Mary Alice Cisneros pulled her Jeep Cherokee into a parking lot in downtown San Antonio and scanned the crowd of teenagers emerging from a school bus with unseasonably studious looks on their faces. Although it was a hot July day, the kids had just come from class: an eight-week college-level course meant to prepare them for distant careers in math, engineering, and science.
After a few moments, Mary Alice's son, John Paul, crossed the lot and greeted her with good news. "I made 105 on the egg project," he said. John Paul was supposed to build a box in which an egg could withstand being dropped four stories. And, amazingly, the box worked.
"But how could you get 105, not just 100?" Mary Alice asked.
"I don't know, Mom," he replied. "I suppose it's rare for the egg to survive the drop. What can I say?"
Like the egg, John Paul is miraculously intact, and he's busily planning his life with that knowledge. At fourteen, he is at that wonderful phase between childhood and adolescence, before boys begin to resist their mother's fawning. He is of medium height and build and has dark eyes, an angular head with close-cropped hair, and fine features. But the thing you notice most about him is the matter-of-fact way he talks about his brushes with death.
"I can't remember not knowing that I was born with a heart defect," he tells me. "I've never really worried about it too much. Everybody dies at some point. I just knew that I might die early. But I didn't die. And now my heart is well enough. I'm fixed."
That said, the hole in the center of his body remains the primary window through which he and his family view the world. The night before, John Paul and his father, former San Antonio mayor Henry Cisneros, spent an hour sitting at the kitchen table of their home on the West Side, talking about Aldous Huxley's Brave New World. To Henry, the message of the novel was that the notion of utopia—a place where crime, poverty, and disease are wiped out—is a nightmare. "In such a world, individuals outside the norm—in other words, people born with heart defects—are diminished," he told John Paul. "In that kind of world, individuals don't count."
Not so, John Paul countered: "In such a world, my defect would have been corrected by scientists before I was even born. But the novel is about how stability crushes creativity."
Yet as his parents have learned the hard way in the past fourteen years, stability is an illusion, and the world requires more bravery than they ever imagined.
A few hours after John Paul was born, on June 10, 1987, doctors informed his father that the five-pound, fourteen-ounce infant had four major birth defects. At that moment, he became a major character in the ever-evolving Cisneros drama.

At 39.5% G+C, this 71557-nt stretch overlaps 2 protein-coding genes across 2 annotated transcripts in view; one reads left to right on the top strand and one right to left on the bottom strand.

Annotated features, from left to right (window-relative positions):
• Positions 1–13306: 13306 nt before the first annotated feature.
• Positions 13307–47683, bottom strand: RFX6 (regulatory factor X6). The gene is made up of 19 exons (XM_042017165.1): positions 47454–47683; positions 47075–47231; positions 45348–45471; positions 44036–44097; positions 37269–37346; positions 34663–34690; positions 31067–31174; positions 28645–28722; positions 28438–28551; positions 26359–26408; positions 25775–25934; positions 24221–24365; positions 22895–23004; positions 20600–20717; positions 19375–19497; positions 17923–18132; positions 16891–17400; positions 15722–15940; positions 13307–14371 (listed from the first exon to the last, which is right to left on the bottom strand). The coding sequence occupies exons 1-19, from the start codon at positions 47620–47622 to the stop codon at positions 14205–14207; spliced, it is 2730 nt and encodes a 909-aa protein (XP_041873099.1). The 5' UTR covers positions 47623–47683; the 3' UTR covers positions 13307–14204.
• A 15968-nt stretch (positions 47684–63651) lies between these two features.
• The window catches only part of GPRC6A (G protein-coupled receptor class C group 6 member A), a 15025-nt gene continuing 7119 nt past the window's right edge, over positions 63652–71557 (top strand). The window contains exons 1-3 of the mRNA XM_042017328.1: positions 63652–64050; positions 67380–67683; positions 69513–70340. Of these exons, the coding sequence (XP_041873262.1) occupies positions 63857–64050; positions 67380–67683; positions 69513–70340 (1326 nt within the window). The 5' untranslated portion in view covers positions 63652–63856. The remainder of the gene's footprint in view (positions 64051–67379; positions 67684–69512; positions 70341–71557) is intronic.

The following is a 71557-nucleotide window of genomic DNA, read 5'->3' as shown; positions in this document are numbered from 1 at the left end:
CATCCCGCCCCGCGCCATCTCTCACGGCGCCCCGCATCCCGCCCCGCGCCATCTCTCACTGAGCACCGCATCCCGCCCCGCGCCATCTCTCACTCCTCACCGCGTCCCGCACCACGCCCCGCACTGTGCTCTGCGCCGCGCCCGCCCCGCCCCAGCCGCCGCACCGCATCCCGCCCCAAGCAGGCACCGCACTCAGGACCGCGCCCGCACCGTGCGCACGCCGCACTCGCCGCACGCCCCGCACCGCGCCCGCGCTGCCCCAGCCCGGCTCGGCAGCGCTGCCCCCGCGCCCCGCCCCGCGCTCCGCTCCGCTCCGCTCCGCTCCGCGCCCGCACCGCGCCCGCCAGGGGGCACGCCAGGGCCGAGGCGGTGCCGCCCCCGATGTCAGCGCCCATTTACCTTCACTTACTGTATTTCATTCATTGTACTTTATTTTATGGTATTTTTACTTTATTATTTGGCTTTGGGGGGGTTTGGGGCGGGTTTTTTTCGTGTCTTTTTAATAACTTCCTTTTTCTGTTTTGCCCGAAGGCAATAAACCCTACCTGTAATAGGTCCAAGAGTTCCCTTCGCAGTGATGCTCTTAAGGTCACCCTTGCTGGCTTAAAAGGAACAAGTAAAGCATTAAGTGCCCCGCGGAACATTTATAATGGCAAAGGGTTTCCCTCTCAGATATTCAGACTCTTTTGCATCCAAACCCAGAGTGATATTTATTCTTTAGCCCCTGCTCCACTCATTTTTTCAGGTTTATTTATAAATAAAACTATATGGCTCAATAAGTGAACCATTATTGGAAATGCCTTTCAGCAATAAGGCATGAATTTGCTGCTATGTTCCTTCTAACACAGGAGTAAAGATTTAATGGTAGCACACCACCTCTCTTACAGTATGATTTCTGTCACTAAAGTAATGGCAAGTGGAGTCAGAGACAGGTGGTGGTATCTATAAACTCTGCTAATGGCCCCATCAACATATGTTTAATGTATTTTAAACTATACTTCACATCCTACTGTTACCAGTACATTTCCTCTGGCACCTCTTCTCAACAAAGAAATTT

Henry's rise and fall has been likened to everything from Shakespearean drama to Greek tragedy. The more apt frame of reference, however, is Mexican American. In the map of his imagination, Henry is pulled in two directions: north to America, where intelligence and hard work are rewarded and there are no limits to success; and south to Mexico, a land of perpetual defeats and unfulfilled fantasies.
Part of the story unfolded in the public arena, as Henry struggled to deal with the fallout from a six-year, $15 million federal investigation into his now-infamous affair with his chief fundraiser, Linda Medlar, and whether he'd told the FBI the truth about it. (Although Henry paid a fine of $10,000 and pleaded guilty to one misdemeanor count of lying, and although Bill Clinton pardoned him, the special prosecutor has yet to close the case.) Offstage, however, is where the decisive elements of the plot played out: in hospital corridors in San Antonio, Washington, D.C., and Philadelphia, where he and Mary Alice were forced to rely on each other, and medical science, to save their son. "Everyone thought the great crisis in my life was the loss of my political standing," Henry says. "The real crisis was always John Paul. He has been the centering force in my life and in Mary Alice's life. Frankly, it took something as big as his problems to remind me of what's really important."
"It had been a very difficult pregnancy," recalls Mary Alice, who was 37 at the time. The amniocentesis indicated she was carrying a healthy boy. But in the thirtieth week, she began to bleed, and her doctor sent her to bed. Six and a half weeks later, she started bleeding heavily and having contractions. She was taken by ambulance to Methodist Hospital, where her son was delivered by cesarean section one month early, on the day before his father turned 40. Henry and their daughters, Teresa and Mercedes, were in the delivery room. A few hours later, he addressed reporters and announced the boy's name just in time for the ten o'clock news: John Paul Anthony Cisneros ("John Paul" for the pope, who was coming to San Antonio in a few months, and "Anthony" for the city's namesake saint).
After talking to the press, Henry met with a group of doctors in a conference room. They told him that there was something seriously wrong with John Paul's heart, that he did not have a spleen, that his stomach was inverted, and that other organs were out of place. "All I remember is that their language was so oblique," Henry says. Finally he came to understand that at some age, John Paul's heart would be unable to meet the demands of his body. It was long after midnight when he left the hospital. The night was as dark as any in his memory.
The next morning Henry returned to the hospital and told Mary Alice about John Paul's heart defect. She turned her face to her pillow and began to cry. "Let me rest," she said. Later that day they went to the neonatal